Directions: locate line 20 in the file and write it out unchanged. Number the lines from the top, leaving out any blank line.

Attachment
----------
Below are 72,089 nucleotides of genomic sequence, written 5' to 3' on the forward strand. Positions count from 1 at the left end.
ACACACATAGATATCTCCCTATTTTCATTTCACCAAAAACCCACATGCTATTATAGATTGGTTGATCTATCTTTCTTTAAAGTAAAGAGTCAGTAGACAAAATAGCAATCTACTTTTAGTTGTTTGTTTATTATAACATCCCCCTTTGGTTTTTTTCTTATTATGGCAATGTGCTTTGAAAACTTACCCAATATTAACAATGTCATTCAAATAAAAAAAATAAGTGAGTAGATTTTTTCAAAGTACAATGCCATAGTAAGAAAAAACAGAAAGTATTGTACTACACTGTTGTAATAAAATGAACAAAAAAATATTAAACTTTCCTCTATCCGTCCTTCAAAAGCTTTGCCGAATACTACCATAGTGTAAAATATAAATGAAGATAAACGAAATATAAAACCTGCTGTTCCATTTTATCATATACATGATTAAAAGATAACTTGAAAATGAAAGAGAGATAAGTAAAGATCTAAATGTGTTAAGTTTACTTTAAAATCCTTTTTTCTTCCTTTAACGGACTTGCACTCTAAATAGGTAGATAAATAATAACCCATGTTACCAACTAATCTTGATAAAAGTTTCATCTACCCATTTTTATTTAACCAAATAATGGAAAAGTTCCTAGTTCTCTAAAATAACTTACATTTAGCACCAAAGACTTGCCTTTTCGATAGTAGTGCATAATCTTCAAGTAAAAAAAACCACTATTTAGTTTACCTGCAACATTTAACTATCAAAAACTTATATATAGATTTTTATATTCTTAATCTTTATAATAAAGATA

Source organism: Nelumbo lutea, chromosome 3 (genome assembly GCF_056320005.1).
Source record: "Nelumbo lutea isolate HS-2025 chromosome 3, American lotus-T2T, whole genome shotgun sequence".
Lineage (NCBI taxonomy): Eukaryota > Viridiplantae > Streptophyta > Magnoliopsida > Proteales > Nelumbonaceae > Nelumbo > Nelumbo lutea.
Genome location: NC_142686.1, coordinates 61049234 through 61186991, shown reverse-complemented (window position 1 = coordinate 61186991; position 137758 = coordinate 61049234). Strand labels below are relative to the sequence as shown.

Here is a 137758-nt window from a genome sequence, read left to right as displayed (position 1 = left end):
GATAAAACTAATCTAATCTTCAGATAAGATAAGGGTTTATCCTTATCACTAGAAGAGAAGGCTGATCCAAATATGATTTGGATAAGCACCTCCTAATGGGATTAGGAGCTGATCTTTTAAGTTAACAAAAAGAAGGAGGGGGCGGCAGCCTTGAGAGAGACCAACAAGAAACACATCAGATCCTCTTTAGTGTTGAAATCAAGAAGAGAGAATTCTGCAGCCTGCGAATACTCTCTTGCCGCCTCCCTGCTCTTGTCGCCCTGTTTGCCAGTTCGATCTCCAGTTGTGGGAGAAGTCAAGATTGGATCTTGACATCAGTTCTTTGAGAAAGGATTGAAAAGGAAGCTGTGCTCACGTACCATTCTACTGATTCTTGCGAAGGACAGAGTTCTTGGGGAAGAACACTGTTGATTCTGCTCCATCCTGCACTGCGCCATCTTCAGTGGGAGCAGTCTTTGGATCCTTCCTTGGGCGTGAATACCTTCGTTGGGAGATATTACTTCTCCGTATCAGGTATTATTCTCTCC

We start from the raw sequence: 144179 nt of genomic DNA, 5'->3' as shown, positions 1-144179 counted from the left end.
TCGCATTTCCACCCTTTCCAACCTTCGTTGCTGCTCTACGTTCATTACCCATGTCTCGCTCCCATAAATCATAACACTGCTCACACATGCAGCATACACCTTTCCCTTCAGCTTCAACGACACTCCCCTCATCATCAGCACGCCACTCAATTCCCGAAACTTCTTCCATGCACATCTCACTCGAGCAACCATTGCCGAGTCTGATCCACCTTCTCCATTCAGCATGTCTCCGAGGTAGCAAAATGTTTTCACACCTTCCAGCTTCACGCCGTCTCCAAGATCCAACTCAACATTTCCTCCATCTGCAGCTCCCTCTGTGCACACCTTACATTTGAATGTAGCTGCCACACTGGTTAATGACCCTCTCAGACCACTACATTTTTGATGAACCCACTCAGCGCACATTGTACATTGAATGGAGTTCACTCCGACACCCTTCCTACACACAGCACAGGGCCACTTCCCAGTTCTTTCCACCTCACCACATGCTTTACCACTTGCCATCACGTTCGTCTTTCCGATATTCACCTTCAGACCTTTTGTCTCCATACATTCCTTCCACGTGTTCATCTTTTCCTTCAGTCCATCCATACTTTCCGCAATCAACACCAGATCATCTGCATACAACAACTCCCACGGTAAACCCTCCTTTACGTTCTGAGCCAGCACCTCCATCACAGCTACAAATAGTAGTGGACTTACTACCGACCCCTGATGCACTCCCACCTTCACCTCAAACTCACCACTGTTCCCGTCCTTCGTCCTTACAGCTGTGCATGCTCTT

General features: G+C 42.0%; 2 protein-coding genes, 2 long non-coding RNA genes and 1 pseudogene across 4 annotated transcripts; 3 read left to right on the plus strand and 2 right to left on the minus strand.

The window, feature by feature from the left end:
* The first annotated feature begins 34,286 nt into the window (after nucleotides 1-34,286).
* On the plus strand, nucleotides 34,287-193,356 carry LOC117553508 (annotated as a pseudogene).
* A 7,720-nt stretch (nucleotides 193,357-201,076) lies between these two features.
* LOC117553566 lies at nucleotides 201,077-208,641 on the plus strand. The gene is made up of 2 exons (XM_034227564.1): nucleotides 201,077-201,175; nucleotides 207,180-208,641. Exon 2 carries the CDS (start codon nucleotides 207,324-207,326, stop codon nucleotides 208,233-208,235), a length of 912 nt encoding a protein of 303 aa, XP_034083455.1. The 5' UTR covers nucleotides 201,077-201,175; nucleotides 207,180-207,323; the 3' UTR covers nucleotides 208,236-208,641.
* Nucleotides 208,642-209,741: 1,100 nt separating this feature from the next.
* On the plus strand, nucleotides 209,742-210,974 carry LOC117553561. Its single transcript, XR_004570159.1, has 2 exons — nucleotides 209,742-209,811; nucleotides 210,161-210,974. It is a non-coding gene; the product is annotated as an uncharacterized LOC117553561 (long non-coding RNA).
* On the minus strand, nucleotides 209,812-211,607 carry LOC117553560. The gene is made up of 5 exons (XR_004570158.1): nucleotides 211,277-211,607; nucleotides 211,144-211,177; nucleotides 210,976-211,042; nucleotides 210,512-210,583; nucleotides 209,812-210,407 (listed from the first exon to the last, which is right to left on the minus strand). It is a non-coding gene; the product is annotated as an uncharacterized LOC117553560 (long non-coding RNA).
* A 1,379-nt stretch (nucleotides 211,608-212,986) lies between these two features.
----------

* A 1,379-nt stretch (nucleotides 211,608-212,986) lies between these two features.